EU citizen initiative Tax the Rich for climate action

Tax the rich to pay for climate action – study

Environment News

A new international study reveals most Italians acknowledge the urgent need for substantial changes to drive climate action. They also support higher taxes on the wealthy to fund ecological initiatives.

Conducted by Ipsos for the Earth4All initiative and the Global Commons Alliance, the survey across 18 G20 nations found that 62% of Italians agree there needs to be significant climate action this decade.

Additionally, 61% of Italians favour a wealth tax, and 64% endorse higher income taxes for the rich. There’s also considerable backing for redistributing revenue from pollution taxes, such as those on greenhouse gas emissions, with 71% in support. Furthermore, 63% of those surveyed advocate for an economic system that prioritises the well-being of people and nature over profit.

“A large majority of Italians believe a giant leap is needed this decade to address the climate emergency,” stated Earth4All co-lead Owen Gaffney. “Despite recent political shifts, there remains strong support for sweeping reforms for planetary stewardship. Italians show strong support for fair tax reforms, underscoring citizen commitment to a just transition. There’s a clear mandate for accountable governance and policies that ensure a fair and sustainable transformation.”

Political voting does not reflect survey results

These findings might seem surprising given the recent electoral success of Italy’s ruling coalition led by Premier Giorgia Meloni and her right-wing Brothers of Italy (FdI) party. Meloni’s government has criticised many policies of the European Green Deal, advocating for a more pragmatic approach to environmental issues.

“The big puzzle is why support for climate action and addressing wealth inequality does not translate into political momentum,” Gaffney told news outlet ANSA. “The survey can’t answer this definitively, but it gives us some pointers.

“Generally, a significant number of people have a low opinion of government and many don’t really trust that the government is working for ordinary people. They might experience this as wage stagnation for many years and job insecurity. They may worry that an energy transition will make them worse off.”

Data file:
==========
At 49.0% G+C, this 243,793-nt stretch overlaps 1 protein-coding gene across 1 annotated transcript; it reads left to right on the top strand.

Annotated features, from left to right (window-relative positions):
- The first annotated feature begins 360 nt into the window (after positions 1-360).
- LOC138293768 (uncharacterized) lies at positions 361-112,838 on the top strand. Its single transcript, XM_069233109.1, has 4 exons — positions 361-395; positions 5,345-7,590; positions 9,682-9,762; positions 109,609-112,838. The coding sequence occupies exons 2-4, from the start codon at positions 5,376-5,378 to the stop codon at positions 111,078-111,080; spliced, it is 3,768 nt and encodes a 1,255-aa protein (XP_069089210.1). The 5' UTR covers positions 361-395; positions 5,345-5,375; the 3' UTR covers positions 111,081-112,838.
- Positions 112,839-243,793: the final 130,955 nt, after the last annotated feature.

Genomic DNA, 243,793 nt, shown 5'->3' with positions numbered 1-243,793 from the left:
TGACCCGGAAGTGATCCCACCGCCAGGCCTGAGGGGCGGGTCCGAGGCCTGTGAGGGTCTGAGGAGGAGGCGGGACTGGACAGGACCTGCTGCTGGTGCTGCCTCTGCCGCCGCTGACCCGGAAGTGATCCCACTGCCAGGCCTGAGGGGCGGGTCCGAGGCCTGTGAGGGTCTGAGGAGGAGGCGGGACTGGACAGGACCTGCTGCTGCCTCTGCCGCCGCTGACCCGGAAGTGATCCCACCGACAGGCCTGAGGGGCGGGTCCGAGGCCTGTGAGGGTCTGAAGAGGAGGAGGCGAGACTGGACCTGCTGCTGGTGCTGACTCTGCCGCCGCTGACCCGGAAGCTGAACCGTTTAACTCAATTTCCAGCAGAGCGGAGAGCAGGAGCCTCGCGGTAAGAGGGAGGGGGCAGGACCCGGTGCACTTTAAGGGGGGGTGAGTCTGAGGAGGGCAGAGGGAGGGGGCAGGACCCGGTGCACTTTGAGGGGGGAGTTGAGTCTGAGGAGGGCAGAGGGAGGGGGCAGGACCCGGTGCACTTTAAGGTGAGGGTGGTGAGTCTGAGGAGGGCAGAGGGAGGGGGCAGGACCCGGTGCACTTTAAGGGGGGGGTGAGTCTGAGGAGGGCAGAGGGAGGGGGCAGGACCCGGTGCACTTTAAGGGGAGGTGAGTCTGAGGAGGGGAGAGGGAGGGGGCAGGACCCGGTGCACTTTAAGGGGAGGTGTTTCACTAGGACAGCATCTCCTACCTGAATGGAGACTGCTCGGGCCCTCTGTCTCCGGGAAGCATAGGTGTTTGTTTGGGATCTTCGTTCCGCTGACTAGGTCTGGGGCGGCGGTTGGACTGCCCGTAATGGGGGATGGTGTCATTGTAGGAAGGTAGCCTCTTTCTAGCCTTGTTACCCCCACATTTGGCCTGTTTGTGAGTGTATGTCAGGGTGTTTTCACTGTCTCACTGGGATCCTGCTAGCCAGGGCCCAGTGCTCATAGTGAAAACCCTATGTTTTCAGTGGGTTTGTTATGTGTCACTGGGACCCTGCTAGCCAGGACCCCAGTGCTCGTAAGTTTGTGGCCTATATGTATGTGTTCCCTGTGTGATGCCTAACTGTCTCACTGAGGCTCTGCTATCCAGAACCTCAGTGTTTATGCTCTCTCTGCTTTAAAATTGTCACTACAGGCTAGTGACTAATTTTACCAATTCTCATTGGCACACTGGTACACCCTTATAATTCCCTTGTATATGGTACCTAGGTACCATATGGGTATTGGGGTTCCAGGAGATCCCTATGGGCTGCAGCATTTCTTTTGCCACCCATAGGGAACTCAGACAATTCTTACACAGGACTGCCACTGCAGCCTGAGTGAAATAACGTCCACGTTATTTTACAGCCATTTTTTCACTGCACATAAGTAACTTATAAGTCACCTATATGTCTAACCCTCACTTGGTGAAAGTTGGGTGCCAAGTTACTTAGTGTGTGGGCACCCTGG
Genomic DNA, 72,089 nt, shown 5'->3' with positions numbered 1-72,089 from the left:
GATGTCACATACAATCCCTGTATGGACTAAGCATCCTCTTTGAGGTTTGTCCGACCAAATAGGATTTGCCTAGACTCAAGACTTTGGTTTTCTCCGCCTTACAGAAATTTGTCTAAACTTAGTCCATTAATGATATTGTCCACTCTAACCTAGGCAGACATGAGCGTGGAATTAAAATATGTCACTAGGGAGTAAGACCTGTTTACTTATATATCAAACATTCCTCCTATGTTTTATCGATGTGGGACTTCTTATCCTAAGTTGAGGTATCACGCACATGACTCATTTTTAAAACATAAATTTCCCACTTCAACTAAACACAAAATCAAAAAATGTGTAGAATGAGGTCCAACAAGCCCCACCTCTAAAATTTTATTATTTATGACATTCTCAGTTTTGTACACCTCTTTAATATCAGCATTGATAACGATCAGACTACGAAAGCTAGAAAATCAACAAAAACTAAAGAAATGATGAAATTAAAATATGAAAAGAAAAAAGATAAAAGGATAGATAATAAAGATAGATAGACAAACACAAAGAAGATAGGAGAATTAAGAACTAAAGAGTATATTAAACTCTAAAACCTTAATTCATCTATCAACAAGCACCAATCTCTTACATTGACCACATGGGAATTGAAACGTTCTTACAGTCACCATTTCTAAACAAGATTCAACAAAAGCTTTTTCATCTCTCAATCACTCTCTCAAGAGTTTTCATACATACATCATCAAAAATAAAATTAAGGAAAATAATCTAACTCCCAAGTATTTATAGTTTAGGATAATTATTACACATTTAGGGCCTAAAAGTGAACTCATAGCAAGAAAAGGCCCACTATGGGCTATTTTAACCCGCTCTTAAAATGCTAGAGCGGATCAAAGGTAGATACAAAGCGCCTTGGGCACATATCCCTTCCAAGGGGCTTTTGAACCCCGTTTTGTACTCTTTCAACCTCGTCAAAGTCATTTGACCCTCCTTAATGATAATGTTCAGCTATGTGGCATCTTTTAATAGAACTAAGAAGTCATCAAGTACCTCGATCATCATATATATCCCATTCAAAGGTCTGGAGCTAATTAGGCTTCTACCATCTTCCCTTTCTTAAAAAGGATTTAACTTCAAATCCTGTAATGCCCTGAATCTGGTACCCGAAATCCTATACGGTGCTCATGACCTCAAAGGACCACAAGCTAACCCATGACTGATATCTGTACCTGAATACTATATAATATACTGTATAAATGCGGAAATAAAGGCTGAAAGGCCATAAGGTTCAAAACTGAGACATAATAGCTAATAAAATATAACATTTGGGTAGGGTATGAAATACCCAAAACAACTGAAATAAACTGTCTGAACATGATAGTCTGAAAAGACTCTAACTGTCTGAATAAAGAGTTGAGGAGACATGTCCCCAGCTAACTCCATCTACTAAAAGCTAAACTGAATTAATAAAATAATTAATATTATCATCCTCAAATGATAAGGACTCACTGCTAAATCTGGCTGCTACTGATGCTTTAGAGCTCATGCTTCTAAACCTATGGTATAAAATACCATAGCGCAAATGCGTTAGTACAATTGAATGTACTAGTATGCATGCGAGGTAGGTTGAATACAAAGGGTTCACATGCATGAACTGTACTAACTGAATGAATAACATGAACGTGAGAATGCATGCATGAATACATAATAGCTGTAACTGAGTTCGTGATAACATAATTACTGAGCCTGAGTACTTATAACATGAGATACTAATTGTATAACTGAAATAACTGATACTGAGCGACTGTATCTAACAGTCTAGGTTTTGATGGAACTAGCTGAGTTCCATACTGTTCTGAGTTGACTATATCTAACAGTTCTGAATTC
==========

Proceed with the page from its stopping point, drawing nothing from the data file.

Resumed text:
Indeed, only one in four Italians trust the government to make decisions that benefit the majority, and this drops to 21% for decisions impacting future generations.

“Many people want political reform and while people definitely support democracy as a good way to govern, a surprising number are not put off by more authoritarian or populist styles of government,” Gaffney continued. “I think far-right parties have been successful at tapping into this frustration. But what I hope the survey shows is that an ambitious agenda for a fair transformation of society—a new social contract—is a vote winner. Climate policies can’t be just seen in isolation. This is systems change.”

Support the cause

There is an EU citizen’s initiative for just this cause – Tax the Rich – online. The initiative requires at least one million online signatures by 9th October, and minimum thresholds met in 7 countries. Currently (24-06-2024 16:00), Italy has 23,087 signatures. The threshold is 53,580.

You can add your signature here.

Screenshot from EU signature collection site showing number of signatures collected in Italy

The objective, stated on the official EU site, says:

“This initiative calls on the European Commission to establish a European tax on great wealth. This would contribute to the Union’s own resources, and the revenue would make it possible to amplify and perpetuate European ecological and social transition and development cooperation policies, cofunded by the Member States. The contribution would be used to combat climate change and inequality and would help to ensure that European citizens pay their fair share towards achieving these objectives.”

Italy results in-line with other G20 countries

The results for Italy were consistent with those of other G20 countries. The Ipsos survey reported 68% of citizens across 17 G20 nations support a wealth tax on the rich to fund major economic and lifestyle changes, with only 11% opposed. Moreover, 70% support higher income taxes for the wealthy, and 69% favour higher taxes on large businesses.

Earth4All, comprising leading economists, scientists, and advocates, released these findings ahead of the G20 summit in Brazil. For the first time, a wealth tax will be on the agenda as these nations discuss strategies to address economic and environmental challenges.

In July last year, a third of Italians felt the environmental crisis is exaggerated.

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